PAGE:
Faulkner and O’Connor
- Course ID:Eng 418
- Course Rank:Honors
- Teachers:Patrick Miggins
Description and Objectives
The Faulkner and O’Connor course will introduce students to a classic collection of short stories and novels from two of the most important Southern writers: William Faulkner and Flannery O’Connor. These two authors offer a representative explication of the Southern Literary Renaissance, a movement that came from a culture that proved to be very fertile ground for imaginative works of the highest order, as there was a shared vision among these writers of the sacredness of nature, the sinfulness of humanity, and the living presence of the past. Faulkner and O’Connor each uniquely achieved a perfection of art and form that few other writers have achieved.
Emphasis will be placed on understanding Faulkner’s style, as his language has more of a lengthy ear to it, reflecting a rhythm from the oral tradition. Students will be introduced to Faulkner’s thrilling hunting stories, set in his mythical kingdom, Yoknapatawpha County, his “own little postage stamp of native soil”, and a reflection of his hometown of Oxford, Mississippi. Faulkner’s characterization of his mythical kingdom reflects the saga of the human heart in conflict with itself, and so it therefore is representative of not only the South, but of the broader, modern world.
We will also turn our focus on the works of Flannery O’Connor, one of the great masters of the short story, whose works enlarge the moral boundaries of that medium while simultaneously exploring the farthest reaches of comedy. O’Connor’s use of the grotesque, which she defines as “the good under construction,” highlights the plight of modern humanity while illustrating moments of crisis where grace can intervene.
Highlighting our approach to these works will be the identification and appreciation of what Faulkner, in his Nobel Prize Acceptance Speech, termed “the old verities and truths of the heart, the old universal truths lacking which any story is ephemeral and doomed- love and honor and pity and pride and compassion and sacrifice.” as well, we will better understand O’Connor’s creative intuition and genius by studying her masterful prose found in Mystery and Manners.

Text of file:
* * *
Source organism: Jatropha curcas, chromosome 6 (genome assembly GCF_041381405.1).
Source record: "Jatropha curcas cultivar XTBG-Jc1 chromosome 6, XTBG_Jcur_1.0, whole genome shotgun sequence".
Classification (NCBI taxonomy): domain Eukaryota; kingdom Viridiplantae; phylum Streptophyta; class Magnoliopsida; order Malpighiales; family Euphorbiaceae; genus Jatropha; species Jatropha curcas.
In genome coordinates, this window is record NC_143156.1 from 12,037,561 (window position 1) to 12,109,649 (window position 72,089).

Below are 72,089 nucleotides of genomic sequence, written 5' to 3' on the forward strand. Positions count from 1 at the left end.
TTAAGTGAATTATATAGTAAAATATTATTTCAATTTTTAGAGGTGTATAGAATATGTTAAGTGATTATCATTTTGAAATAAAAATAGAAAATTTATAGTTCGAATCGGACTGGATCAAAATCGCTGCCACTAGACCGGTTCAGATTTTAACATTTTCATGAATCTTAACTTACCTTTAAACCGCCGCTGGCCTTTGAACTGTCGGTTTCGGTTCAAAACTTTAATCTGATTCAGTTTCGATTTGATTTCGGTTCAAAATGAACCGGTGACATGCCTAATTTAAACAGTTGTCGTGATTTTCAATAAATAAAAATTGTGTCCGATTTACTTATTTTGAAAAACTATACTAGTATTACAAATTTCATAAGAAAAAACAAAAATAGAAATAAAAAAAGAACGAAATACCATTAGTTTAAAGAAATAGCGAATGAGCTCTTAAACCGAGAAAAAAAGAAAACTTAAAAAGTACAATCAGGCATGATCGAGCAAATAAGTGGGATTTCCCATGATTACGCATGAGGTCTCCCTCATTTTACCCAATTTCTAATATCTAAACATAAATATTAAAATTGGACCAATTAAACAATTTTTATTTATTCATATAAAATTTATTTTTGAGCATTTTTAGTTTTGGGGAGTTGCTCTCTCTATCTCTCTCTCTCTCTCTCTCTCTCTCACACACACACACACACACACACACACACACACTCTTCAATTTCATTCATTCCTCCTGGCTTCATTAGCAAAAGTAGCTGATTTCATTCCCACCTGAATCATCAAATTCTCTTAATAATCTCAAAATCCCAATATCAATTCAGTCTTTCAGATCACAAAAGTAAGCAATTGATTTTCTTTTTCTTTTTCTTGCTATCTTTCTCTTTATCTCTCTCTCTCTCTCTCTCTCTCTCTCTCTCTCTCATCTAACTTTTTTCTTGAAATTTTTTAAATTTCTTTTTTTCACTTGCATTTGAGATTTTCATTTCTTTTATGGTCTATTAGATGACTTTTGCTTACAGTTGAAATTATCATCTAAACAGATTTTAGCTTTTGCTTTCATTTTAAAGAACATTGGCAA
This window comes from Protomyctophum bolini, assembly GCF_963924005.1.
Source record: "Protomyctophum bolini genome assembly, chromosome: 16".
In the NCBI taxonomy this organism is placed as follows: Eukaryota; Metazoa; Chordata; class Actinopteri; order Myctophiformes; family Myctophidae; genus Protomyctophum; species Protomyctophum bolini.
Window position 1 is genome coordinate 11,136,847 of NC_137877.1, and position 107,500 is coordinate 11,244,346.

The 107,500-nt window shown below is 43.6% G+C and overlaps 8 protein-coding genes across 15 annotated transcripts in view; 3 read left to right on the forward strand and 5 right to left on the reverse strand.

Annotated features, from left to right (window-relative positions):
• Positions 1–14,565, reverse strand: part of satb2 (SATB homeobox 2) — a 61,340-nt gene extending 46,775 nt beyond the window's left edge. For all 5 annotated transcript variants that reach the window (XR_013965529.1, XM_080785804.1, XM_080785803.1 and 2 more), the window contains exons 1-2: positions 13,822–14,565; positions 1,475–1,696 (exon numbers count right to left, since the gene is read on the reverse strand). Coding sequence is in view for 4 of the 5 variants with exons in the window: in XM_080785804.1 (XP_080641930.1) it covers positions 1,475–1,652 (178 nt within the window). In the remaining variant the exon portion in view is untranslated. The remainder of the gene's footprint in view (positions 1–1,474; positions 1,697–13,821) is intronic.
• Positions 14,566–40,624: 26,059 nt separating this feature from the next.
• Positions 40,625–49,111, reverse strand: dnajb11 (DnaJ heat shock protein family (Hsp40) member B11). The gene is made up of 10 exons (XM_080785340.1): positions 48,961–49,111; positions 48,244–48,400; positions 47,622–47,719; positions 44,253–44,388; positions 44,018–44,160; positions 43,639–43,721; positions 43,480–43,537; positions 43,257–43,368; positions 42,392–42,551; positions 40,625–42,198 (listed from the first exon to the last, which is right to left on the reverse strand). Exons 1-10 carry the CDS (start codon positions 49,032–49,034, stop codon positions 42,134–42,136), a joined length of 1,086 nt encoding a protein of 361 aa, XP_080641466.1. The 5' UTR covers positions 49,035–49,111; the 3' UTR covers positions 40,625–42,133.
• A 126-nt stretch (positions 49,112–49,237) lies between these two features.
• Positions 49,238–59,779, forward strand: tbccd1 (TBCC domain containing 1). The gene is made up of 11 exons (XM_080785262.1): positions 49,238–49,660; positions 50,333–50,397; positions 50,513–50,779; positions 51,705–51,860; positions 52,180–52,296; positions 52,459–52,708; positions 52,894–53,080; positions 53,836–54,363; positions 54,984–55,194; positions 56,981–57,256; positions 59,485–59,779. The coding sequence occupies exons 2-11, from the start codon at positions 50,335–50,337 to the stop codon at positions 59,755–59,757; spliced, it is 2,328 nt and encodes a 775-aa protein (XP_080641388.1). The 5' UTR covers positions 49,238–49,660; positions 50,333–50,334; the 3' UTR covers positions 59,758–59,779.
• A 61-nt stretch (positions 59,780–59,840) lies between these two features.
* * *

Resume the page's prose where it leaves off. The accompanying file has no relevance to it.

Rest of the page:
- The Sound and the Fury, by William Faulkner
- As I Lay Dying, by William Faulkner
- Collected Works, by Flannery O’Connor
- Mystery and Manners, by Flannery O’Connor
- The Bear, by William Faulkner
Students can expect to be quizzed at least once weekly on the assigned reading material. Quarterly, students can expect several in-class writing assignments as well as a couple of formal, typed compositions. There will be either a cumulative midterm examination (fall), or well as a final exam (spring) for the course material. All homework is due at the beginning of class. Late work will be penalized one letter grade down for each day that the assignment is late.
Students are encouraged to read and take active reading or marginal notes in his text so that pertinent passages or puzzling lines can be marked for discussion in class.
Students are expected to strive to improve in their individual “habit of art” as students, the customary reading and writing that reflects mature, academic thoughtfulness. As well, students should strive to emulate Flannery O’Connor’s “habit of being”, an excellence of action and an interior disposition that increasingly reflects the truth and beauty of the object or specified subject matter.